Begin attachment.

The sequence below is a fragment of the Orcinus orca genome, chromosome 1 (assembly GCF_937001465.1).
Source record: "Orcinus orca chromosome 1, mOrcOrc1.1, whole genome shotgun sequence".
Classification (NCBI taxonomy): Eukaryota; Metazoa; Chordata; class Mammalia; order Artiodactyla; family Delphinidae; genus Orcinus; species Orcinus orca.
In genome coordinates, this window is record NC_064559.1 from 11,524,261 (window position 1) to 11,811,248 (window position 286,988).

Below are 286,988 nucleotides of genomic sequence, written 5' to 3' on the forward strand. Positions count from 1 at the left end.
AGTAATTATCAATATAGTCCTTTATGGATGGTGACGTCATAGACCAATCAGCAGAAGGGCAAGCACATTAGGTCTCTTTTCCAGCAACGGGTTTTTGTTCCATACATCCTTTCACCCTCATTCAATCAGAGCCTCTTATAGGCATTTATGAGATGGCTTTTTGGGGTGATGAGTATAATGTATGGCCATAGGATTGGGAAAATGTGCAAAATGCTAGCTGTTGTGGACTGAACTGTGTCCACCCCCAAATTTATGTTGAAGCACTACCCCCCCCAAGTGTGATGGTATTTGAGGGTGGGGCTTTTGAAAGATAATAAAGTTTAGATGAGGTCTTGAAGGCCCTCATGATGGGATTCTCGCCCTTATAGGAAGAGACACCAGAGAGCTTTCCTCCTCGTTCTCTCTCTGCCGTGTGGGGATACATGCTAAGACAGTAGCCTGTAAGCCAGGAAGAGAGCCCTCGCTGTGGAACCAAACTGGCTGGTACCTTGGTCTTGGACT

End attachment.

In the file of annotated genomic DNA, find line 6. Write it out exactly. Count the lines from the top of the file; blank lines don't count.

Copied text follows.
AGTAATTATCAATATAGTCCTTTATGGATGGTGACGTCATAGACCAATCAGCAGAAGGGCAAGCACATTAGGTCTCTTTTCCAGCAACGGGTTTTTGTTCCATACATCCTTTCACCCTCATTCAATCAGAGCCTCTTATAGGCATTTATGAGATGGCTTTTTGGGGTGATGAGTATAATGTATGGCCATAGGATTGGGAAAATGTGCAAAATGCTAGCTGTTGTGGACTGAACTGTGTCCACCCCCAAATTTATGTTGAAGCACTACCCCCCCCAAGTGTGATGGTATTTGAGGGTGGGGCTTTTGAAAGATAATAAAGTTTAGATGAGGTCTTGAAGGCCCTCATGATGGGATTCTCGCCCTTATAGGAAGAGACACCAGAGAGCTTTCCTCCTCGTTCTCTCTCTGCCGTGTGGGGATACATGCTAAGACAGTAGCCTGTAAGCCAGGAAGAGAGCCCTCGCTGTGGAACCAAACTGGCTGGTACCTTGGTCTTGGACT